The majority of homes in the 1960s were furnished with an eclectic mixture of furniture from a variety of periods, featuring large, bold images, such as posters and brightly decorated bedspreads and window blinds set against brightly colored walls.

Green, (such as pea green and drab), yellow, pink, and orange (such as peach and saffron) hues were popular for wallpaper, carpets, curtains, sofas, chair seats, and cushions, often with patterns or bright flowers.

English decorator David Hicks was an important influence on interiors in the 1960s, inspired by bright colours associated with India.

Hicks popularized use of “psychedelic patterns and acid-edged colors,” peaking in the period 1967–1973, a time when there was interest in the Hippie movement and “flower power.”

In the same era, Dorothy Draper, one of Manhattan’s top interior decorators of the 1960s, used ‘dull’ white and ‘shiny’ black as one of her favorite combinations.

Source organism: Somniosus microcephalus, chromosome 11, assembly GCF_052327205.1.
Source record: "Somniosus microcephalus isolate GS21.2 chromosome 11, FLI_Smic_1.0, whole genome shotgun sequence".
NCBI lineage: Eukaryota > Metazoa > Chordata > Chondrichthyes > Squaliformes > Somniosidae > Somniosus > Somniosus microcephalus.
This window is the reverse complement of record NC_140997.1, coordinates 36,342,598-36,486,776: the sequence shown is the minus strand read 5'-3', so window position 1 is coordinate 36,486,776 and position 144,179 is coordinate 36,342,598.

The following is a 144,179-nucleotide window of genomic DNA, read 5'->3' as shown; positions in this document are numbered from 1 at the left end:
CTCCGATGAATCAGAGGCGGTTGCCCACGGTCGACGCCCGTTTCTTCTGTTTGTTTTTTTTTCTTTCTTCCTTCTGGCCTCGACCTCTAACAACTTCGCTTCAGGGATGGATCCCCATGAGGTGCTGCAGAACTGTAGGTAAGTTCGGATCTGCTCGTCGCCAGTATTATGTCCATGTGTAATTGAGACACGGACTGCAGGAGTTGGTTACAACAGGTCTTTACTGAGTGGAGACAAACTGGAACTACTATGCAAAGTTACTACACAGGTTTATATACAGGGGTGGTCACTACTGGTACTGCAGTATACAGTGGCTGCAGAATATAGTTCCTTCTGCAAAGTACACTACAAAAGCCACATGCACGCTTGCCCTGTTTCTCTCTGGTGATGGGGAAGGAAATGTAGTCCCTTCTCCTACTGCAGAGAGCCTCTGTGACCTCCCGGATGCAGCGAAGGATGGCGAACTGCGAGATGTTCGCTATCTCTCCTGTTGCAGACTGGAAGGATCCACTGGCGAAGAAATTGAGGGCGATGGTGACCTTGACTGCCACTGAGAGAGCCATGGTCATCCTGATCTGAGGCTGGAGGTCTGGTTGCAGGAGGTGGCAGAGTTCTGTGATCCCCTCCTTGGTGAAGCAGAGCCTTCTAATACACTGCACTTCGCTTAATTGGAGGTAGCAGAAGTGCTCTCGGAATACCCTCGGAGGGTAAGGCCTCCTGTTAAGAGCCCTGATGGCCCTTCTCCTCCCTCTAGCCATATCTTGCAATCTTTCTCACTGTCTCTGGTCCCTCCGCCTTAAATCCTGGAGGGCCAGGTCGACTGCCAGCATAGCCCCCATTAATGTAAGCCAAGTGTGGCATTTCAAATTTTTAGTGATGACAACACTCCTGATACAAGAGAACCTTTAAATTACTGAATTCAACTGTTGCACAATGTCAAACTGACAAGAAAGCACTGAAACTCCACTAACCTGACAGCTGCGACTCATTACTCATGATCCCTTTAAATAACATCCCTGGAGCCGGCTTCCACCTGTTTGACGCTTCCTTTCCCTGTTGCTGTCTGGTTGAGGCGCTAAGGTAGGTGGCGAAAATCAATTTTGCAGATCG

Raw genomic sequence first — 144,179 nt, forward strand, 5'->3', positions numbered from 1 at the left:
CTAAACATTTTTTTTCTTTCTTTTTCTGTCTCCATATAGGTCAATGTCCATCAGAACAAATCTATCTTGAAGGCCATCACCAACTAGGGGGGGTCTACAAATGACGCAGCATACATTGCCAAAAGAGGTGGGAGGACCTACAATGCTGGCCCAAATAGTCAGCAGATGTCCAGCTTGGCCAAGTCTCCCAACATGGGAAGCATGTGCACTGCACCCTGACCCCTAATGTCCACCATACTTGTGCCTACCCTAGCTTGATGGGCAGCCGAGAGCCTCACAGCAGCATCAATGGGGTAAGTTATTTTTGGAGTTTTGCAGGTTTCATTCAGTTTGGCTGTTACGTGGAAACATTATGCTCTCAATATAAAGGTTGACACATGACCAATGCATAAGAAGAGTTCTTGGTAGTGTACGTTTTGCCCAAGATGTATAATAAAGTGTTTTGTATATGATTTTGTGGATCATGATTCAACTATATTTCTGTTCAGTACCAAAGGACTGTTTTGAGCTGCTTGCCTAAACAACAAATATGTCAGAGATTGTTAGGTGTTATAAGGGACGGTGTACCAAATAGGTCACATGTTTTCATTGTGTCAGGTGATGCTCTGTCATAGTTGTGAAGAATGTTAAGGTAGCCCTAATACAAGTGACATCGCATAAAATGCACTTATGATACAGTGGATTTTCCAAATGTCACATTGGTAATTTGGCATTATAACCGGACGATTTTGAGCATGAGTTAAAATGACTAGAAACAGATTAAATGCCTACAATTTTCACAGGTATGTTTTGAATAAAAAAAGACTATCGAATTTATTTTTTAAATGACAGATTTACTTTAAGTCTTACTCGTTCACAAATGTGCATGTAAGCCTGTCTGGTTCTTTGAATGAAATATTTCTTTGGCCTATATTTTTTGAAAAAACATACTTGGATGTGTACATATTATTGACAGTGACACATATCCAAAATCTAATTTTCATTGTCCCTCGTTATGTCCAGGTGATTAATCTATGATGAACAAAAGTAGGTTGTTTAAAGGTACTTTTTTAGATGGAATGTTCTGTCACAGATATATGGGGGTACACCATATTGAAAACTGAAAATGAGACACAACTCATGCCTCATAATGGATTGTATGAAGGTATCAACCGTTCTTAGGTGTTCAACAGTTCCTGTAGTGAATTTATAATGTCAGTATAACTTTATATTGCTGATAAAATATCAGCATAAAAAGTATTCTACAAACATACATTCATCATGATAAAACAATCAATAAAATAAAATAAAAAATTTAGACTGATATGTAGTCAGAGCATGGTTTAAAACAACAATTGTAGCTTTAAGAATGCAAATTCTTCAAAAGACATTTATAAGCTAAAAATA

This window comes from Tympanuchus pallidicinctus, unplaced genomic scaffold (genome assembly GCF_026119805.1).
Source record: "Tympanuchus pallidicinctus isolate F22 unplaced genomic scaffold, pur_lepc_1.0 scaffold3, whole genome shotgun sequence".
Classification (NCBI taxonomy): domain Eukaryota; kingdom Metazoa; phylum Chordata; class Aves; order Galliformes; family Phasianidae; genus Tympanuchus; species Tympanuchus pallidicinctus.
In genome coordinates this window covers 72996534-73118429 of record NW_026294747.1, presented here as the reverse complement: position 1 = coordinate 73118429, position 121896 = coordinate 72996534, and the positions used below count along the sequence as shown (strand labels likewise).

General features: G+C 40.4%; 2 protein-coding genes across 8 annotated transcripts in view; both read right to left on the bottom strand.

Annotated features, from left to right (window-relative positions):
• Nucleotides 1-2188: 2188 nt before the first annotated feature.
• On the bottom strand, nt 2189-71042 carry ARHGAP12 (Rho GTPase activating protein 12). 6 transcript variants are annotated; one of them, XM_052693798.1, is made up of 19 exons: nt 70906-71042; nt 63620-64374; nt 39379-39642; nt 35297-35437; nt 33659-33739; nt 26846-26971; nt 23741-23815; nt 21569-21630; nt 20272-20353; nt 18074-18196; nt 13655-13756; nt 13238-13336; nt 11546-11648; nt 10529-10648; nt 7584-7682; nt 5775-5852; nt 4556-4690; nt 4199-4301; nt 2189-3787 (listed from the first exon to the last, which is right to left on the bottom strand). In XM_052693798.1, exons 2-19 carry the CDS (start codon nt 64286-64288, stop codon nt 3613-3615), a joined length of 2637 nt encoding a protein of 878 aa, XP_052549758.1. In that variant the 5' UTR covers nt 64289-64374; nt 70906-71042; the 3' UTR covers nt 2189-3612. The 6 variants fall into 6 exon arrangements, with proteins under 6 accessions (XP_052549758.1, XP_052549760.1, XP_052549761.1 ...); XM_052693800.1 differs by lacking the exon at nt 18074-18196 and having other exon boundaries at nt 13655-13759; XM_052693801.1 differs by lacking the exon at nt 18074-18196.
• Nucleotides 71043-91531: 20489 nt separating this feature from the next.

As a furniture material, polypropylene, which was manufactured in colors that could be matched to paint chips, came into its own. Foam molding, mostly used as upholstery cushions, became a basic structural unit for furniture in the early 1960s.

Large areas, such as sofas, beds, carpets, drapes and wallcovers, were covered in vibrant colors and patterns. Employing “psychedelic intensity”, the colors and styles were influenced by India, Spain, and the Mediterranean.

In the 1950s and 1960s, specialized patterns in wall painting were developed. Sherwin-Williams manufactured an Applique system and similar systems were manufactured by Karl Höhn, also Reuss, in Germany.

Many hotels and restaurants retain their décor from the 1960s or specifically employ Sixties-style features to give them a more nostalgic sensibility.

Pink or orange paintwork, bedspreads, and curtains, which were fashionable in the 1960s, however, were considered by some to be “hideous” or “painful” by the early 2000s.

As Paul Evans put it, “For many, the popular image of 1960s home design was of ephemerality and excess, of plastic or paper chairs and lurid carpets and wallpaper.”

By the 2020s, however, many of these previously-loathed styles and colors came back into fashion with movements such as cottagecore, spread on social media platforms.

(Photo credit: Pinterest / Flickr / Wikimedia Commons).